Being a Mother = Working in Health Care

Mom relaxing newborn

Anyone who thinks that the average mother doesn't possess transferable skills to the health care field has never been a mom with a sick or injured child. Mothers have long been playing the part of primary caregivers in their households, and they take on every role from the first responder to psychiatric nurse. If you've been a stay-at-home mom for the past several years and are now considering professional career options, the health care field provides plenty of opportunities for those with your particular skill set -- and you've already got a head start on the necessary training.


One of the hallmarks of successful health care practitioners of any level is that they've perfected the art of listening, and this is something that mothers do exceptionally well. If you decide to go into nursing, for instance, the ability to truly listen to a patient will provide many clues into the state of the person's health. By the same token, health care workers need to be able to think on their feet and act fast in emergency situations. As a mom, you probably do that several times per month as a matter of normal routine. You're probably also used to staying current concerning the latest health care findings, which will be an essential part of cultivating a rewarding health care career.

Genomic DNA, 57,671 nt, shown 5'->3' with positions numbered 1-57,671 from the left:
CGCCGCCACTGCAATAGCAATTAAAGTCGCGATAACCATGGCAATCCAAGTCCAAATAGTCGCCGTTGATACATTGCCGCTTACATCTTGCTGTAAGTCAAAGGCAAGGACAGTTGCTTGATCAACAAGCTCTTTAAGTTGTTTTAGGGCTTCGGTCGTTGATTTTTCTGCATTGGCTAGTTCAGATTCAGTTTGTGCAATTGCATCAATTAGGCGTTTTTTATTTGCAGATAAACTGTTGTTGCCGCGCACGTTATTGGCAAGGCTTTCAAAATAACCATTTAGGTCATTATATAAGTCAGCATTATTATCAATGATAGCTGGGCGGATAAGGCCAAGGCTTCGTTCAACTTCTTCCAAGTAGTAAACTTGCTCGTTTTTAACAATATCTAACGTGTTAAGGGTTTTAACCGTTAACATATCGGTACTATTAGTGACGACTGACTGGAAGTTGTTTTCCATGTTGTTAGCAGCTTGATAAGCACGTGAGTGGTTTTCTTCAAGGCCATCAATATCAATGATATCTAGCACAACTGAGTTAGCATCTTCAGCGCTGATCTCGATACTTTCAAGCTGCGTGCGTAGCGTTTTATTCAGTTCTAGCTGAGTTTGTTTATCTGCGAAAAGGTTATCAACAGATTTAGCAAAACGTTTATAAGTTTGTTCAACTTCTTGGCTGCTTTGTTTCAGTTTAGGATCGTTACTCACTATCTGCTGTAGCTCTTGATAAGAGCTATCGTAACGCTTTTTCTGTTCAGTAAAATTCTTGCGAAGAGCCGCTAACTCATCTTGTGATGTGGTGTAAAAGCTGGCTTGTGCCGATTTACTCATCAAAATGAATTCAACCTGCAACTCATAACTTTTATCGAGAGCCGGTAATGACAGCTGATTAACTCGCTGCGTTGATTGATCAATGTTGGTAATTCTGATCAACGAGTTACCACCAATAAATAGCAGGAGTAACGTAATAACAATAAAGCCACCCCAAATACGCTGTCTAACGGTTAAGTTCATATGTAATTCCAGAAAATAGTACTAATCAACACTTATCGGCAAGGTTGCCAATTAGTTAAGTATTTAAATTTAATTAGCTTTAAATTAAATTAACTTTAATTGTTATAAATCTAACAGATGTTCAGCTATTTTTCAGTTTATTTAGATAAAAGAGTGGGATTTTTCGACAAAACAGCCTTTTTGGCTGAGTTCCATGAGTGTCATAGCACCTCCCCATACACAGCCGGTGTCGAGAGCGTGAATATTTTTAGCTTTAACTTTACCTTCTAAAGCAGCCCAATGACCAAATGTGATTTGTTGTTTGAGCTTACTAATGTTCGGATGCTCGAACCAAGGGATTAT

Dealing with those in the grip of emotional distress is another area in which moms excel. Many people, including adults, feel nervous and vulnerable when they visit their health care providers. Being able to soothe jitters comes in handy when working in a clinic, hospital or a private physician's office. Demonstrated compassion and empathy are excellent natural tranquilizers, and calmer patients will make your job as well as that of your coworkers significantly easier. Most moms practice compassion and empathy on a daily basis.


Health care professionals who are unable to multitask may have a difficult time getting very far in their field. Fortunately, moms are the ultimate multitaskers. If you're finding yourself doubting your multitasking skills, think back to the last time you helped a child with homework while preparing dinner while remaining alert to the sounds of your toddler waking up from a nap. You're already a multitasking ace!

Organization is multitasking's first cousin. Like multitasking, it's probably a skill that you possess in abundance. It's such normal part of your repertoire you may be barely aware that you're using it!

See? Your experience as a mom is tailor-made for a career in health care, and those skills you learned from caring for your child translates a lot to working in the field.

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